In the March issue of Tennis Magazine, there is an interesting entry in a statistical sidebar: the number 10. It represents the number of WTA events in which the winner never faced a top 50 player.

This can only mean one thing. There are too many tournaments. This is bad news for tournament directors because people will not buy tickets if the top players aren’t there. It’s bad for players because they play too many tournaments and end up on the injured list.

It looks like the ATP is finally going to do something about it. In the same issue of Tennis Magazine, Christopher Clarey has written a very good article that covers all of the issues in this complex power struggle.

See what happens when there is no separate players’ union? The rich get richer and the poor get poorer.

The grand slams, the ITF (which runs Davis Cup and Fed Cup), the ATP and the WTA are the combatants. The slams are big and powerful, they make a lot of money. They not only will not shrink or move in the schedule but the French Open is adding a day. And Davis Cup is unwilling to give up any of its four weeks each year.

That leaves the ATP and the WTA and they are in a tough position because they represent both the players and the tournament directors.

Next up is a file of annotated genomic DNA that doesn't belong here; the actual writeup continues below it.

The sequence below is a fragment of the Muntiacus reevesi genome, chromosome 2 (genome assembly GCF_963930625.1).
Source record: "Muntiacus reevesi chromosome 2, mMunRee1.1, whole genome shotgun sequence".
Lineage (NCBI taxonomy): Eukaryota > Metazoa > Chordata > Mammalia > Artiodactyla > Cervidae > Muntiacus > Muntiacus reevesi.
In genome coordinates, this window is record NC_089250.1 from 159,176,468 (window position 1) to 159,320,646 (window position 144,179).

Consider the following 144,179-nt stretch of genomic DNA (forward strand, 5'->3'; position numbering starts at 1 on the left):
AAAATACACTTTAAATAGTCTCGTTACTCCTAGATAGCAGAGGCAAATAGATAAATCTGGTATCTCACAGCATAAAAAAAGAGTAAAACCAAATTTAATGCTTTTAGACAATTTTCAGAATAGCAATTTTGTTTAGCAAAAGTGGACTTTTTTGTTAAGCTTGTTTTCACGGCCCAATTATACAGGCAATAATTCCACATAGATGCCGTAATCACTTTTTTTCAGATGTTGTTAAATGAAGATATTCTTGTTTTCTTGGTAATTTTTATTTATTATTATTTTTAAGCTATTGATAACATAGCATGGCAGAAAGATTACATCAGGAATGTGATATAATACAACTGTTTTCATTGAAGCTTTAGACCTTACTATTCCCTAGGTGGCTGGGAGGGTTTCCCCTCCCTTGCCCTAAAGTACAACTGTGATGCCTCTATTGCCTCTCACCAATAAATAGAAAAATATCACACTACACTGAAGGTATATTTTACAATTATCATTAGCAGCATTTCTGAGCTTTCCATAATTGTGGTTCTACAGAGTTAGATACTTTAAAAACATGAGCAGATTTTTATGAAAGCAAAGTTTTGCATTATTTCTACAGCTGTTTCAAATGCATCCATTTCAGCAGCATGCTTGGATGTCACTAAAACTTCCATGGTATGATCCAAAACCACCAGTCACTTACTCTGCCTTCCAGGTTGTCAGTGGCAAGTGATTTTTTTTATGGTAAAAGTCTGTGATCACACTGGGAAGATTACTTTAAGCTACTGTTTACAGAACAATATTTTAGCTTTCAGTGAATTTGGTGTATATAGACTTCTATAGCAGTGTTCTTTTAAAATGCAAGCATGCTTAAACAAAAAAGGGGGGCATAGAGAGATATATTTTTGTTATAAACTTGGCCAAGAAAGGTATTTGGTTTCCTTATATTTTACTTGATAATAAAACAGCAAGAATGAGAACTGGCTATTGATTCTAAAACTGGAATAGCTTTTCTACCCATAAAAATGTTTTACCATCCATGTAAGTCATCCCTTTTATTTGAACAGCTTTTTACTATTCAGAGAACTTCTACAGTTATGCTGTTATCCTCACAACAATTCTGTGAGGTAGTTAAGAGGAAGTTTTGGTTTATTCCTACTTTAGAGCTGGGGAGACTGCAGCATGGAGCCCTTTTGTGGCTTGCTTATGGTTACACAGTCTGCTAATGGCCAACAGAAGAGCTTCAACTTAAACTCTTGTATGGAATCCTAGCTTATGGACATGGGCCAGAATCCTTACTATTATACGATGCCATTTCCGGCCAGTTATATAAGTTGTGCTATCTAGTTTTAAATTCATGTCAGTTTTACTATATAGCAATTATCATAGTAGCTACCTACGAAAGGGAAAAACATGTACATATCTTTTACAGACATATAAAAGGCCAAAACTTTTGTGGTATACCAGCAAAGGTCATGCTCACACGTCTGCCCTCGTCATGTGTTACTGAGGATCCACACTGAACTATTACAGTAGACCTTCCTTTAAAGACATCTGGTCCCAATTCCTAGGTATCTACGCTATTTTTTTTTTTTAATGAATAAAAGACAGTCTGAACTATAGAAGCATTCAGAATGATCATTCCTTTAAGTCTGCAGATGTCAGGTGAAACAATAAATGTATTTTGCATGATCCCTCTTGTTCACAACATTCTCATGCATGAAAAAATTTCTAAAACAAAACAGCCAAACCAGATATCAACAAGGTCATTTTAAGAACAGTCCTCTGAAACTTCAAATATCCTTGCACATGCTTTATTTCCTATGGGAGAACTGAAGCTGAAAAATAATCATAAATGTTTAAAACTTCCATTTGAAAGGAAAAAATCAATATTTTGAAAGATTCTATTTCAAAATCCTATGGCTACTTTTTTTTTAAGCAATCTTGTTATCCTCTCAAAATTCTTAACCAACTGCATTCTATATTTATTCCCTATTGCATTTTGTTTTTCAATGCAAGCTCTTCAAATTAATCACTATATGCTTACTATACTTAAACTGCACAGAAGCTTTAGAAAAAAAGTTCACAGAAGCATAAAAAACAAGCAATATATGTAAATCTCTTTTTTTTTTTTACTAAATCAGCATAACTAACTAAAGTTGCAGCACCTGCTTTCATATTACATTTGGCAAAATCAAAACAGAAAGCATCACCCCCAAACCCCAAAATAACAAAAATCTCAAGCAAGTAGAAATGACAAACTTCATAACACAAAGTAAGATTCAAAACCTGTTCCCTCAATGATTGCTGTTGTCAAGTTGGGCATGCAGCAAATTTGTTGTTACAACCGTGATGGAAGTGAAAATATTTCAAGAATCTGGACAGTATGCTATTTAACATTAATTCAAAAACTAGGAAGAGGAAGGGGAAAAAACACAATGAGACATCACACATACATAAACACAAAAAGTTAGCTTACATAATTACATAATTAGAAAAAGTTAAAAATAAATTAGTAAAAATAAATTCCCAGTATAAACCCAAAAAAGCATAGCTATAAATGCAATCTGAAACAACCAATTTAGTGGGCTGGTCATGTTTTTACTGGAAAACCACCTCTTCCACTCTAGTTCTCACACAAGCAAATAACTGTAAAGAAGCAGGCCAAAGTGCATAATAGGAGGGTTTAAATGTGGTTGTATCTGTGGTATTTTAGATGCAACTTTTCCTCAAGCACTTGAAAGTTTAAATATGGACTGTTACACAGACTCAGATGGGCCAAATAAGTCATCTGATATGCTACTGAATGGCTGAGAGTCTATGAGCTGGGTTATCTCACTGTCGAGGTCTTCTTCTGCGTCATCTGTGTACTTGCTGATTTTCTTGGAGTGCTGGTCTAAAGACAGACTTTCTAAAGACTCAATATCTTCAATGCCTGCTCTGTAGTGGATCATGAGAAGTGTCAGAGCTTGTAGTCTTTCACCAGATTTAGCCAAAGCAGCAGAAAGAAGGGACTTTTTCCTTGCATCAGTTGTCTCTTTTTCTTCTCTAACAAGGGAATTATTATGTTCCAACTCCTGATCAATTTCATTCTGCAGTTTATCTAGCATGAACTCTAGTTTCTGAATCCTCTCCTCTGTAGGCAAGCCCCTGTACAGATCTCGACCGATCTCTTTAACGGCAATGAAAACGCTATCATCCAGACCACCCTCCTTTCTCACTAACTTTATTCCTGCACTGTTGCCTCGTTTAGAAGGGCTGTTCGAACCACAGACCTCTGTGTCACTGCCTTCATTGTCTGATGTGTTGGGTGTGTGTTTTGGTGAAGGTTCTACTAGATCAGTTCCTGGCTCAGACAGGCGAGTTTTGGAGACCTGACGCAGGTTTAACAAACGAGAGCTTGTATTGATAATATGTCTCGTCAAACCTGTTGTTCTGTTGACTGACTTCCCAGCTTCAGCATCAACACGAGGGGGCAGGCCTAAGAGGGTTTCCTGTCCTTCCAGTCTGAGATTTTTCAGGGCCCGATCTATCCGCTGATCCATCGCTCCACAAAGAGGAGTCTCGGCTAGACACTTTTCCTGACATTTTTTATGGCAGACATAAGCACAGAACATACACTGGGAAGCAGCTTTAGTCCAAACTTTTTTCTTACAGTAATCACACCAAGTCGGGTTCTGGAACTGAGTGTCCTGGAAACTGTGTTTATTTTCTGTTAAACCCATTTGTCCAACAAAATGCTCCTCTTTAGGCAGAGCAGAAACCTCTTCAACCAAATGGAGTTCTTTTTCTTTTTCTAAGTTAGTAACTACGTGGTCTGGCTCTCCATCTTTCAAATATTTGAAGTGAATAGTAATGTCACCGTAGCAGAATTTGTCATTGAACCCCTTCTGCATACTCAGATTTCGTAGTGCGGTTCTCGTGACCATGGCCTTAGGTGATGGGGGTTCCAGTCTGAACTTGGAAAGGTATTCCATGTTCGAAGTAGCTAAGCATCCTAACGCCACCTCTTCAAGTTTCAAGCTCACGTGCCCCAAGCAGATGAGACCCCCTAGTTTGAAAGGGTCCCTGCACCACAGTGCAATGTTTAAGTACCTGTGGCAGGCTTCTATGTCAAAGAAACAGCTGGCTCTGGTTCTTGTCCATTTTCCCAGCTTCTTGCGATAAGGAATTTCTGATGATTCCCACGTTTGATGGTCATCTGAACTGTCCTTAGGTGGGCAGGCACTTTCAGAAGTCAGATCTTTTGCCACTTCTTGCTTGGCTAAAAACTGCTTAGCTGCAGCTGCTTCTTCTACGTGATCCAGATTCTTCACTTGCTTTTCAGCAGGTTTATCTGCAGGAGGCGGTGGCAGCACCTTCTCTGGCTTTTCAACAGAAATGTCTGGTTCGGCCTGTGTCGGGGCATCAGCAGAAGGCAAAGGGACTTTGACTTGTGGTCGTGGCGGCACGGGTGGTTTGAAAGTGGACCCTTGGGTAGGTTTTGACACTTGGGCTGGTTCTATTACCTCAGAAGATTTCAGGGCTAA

What to do then? No one wants to give up schedule time and the ATP and WTA are too timid to take away tournaments from tournament directors. How about paying the top players to limit their playing schedule? Clarey reports that this is the current solution under discussion.

The slams would pay the top players a large bonus in return for playing in a limited number of tournaments and giving up large appearance fees to play in smaller tournaments. I don’t know what Roger Federer got from Dubai to hit balls with Andre Agassi on that helipad in the sky but I do know that Tiger Woods got $3 million to hit a few balls off the helipad and play in their golf tournament.

Now let me get this straight. The top players, the ones making $3 or $4 million a year, are not capable of deciding to play fewer tournaments to reduce the chance of injuring themselves. We will pay them to do it and thereby create an elite class of tennis players. We will reward them for being irresponsible.

See what happens when there is no separate players’ union? The rich get richer and the poor get poorer. Isn’t the point of a union to protect all of its players?

If the rank-and-file, in this case the group ranked below the elite-irresponsible-upper-class, does not strike or sit down en masse in the middle of the court during the Wimbledon final, they deserve their fate. They will have given up what little power they do have.

Additional changes are under consideration Clarey reports: reduce the number of Masters Series tournaments, contract the fall season, and use a regional tour structure organized around the grand slams and the year end tournaments. We’ve suggested those here before and they are a good idea.

But don’t be surprised if everyone takes the easy way out by paying off the stars and backing out of any significant changes to the schedule.

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